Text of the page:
The Packers are just a bigger question mark here. Is Ty Montgomery good? The stats don’t seem to be in his favor. 457 yards and three touchdowns doesn’t inspire a lot of confidence. The Packers did draft three running backs though.

Jamaal Williams, Devante Mays and Aaron Jones could someday be something big for the Packers, Williams especially. But at this point, it would appear that Montgomery is still the Packers starter going into the preseason.

Edge: Lions

Wide Receiver/Tight End

I believe this will be the highest point of contention in this entire article. Which team has the better receiving corps?

On the Packers’ side you have Jordy Nelson, Randall Cobb, Davante Adams and all mainstream NFL analyst’s favorite free agent signing of all-time, Martellus Bennett.

On the Lions’ side you have Golden Tate, Marvin Jones Jr., Eric Ebron and everyone’s favorite third-round pick, Kenny Golladay.

Let’s start off by looking at the age gap here. The Packers are sporting the older guys here. 32-year-old Jordy Nelson and 30-year-old Martellus Bennett make things a little hard on the Packers. Here’s to guys whose age could play a major role in their production in 2017.

The Lions have a much younger group here. They average out at 25.75 years old. With Golden Tate being the oldest receiver on the team at 29. He’s actually the fourth oldest player on the offense if you’re into knowing random stats like that. Lions win out in the age category.

But it’s the play that we’re talking about here. For that we’ll have to visit last year to get an idea of what we’re looking at. Let’s see how the stats look next to each other.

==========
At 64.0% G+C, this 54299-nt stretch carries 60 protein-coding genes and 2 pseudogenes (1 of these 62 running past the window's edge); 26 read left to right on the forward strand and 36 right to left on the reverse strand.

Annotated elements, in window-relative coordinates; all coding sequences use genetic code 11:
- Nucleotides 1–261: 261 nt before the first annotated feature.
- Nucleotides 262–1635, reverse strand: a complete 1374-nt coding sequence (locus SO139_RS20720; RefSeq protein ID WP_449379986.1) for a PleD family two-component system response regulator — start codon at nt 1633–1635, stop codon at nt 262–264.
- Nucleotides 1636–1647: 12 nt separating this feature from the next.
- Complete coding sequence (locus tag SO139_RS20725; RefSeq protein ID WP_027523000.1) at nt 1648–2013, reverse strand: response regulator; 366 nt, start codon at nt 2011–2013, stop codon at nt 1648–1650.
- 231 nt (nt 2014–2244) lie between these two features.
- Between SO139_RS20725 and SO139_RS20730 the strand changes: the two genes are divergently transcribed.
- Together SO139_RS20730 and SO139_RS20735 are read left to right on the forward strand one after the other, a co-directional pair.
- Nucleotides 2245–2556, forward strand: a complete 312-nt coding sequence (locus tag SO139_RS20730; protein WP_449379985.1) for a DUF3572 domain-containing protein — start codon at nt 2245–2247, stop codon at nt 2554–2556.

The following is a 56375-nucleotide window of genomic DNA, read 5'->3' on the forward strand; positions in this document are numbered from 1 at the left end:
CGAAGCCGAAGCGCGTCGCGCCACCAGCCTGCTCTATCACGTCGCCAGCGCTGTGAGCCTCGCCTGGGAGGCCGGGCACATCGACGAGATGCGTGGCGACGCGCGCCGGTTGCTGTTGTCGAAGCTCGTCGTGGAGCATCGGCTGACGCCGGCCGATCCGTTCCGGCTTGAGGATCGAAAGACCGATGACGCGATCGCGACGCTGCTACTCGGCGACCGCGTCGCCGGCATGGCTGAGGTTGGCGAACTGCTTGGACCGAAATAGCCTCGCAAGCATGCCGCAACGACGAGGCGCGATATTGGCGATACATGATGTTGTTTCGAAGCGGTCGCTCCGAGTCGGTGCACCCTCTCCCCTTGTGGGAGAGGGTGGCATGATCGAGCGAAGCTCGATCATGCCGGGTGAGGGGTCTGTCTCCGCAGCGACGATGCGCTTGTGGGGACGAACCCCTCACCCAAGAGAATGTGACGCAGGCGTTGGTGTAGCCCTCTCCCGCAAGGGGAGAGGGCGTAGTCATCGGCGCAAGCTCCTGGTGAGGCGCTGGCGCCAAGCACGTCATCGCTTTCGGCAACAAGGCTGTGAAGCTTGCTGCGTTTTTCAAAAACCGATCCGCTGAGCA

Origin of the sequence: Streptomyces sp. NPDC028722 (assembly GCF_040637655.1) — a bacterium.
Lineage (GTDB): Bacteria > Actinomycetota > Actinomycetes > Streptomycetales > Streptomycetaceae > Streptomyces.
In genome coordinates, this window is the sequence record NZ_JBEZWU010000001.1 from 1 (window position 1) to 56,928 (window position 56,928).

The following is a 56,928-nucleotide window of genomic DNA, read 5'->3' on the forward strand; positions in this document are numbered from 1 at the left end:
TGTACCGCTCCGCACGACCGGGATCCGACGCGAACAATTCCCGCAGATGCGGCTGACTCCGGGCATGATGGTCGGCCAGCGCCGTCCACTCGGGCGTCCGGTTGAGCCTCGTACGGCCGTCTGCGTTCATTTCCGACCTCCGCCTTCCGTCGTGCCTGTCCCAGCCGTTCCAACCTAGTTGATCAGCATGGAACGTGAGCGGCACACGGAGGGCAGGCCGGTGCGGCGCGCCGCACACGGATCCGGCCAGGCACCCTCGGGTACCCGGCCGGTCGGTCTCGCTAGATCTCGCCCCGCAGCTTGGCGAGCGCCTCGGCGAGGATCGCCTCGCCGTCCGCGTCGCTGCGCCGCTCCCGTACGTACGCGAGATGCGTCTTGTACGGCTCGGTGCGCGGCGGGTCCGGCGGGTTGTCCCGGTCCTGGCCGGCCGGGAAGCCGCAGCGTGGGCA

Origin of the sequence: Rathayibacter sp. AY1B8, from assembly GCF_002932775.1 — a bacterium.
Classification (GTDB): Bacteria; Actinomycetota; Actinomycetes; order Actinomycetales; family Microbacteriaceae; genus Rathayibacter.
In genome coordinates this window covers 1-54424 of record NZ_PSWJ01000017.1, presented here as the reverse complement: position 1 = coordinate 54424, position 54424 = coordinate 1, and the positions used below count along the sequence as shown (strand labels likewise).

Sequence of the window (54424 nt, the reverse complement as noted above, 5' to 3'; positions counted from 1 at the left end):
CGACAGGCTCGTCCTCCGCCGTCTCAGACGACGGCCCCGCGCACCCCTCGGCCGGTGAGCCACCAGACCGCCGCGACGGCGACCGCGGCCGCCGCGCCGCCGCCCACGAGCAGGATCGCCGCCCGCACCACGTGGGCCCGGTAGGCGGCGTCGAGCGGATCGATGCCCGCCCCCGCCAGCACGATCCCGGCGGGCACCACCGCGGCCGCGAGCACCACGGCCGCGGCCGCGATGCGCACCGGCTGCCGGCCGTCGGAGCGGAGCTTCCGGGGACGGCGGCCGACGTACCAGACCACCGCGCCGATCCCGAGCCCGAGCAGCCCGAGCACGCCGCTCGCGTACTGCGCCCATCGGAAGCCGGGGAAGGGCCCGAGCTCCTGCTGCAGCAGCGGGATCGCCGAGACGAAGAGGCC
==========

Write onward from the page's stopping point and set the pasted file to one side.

Lions vs. Packers receivers in 2016

Player Targets Receptions Yards Yards per reception Touchdowns Receptions per game Yards per game Catch % Fumbles
Player Targets Receptions Yards Yards per reception Touchdowns Receptions per game Yards per game Catch % Fumbles
Golden Tate 135 91 1,077 11.8 4 5.7 67.3 63.8 2
Marvin Jones 103 55 930 16.9 4 3.7 62 53.4 0
Eric Ebron 85 61 711 11.7 1 4.7 54.7 71.8 0
Jordy Nelson 152 97 1,257 13 14 6.1 78.6 63.8 1
Davante Adams 121 75 997 13.3 12 4.7 62.3 62 2
Randall Cobb 84 60 610 10.2 4 4.6 46.9 71.4 1

This actually looks closer than I thought. Although it clearly favors the Packers in some pretty important categories, namely touchdowns. The Packers as a whole had 40 receiving touchdowns to the Lions 24. That makes this a little easier doesn’t it? Let’s move on.

Edge: Packers

Offensive Line

I’m sorry, Packers fans. This one is going to be an easy one. The Packers offensive line is full of questions. Last year the Packers allowed Aaron Rodgers to get sacked 35 times. The Packers also finished 20th in rushing yards.

Then they went out and lost the best parts of that line. Obviously Pro Bowl Guard T.J. Lang signed with the Lions. They cut Josh Sitton last year, who went on to make another Pro Bowl in 2016 with the Bears, and JC Tretter left for Cleveland.

It seems pretty cut and dry that the Packers are going to have a lot of trouble replacing that production with Corey Linsley and Jahri Evans.

On the other hand, the Lions lost Larry Warford and Riley Reiff, then immediately upgraded with the aforementioned Lang and Rick Wagner, both of whom were some of the very best available at the position this summer.

The Lions are missing Taylor Decker for an unknown period of time but do have former second-overall pick Greg Robinson and Cyrus Kouandjio to fall back on in the meantime, even if they’ve had a rough go in training camp thus far.

The Packers losses and the Lions upgrades makes this an easy decision.

Edge: Lions

At the end of Part 1, it would appear that neither team is giving up much ground. It’s 2-2. Check in tomorrow when we take a look at the defensive side of the ball and see which team is better team on paper.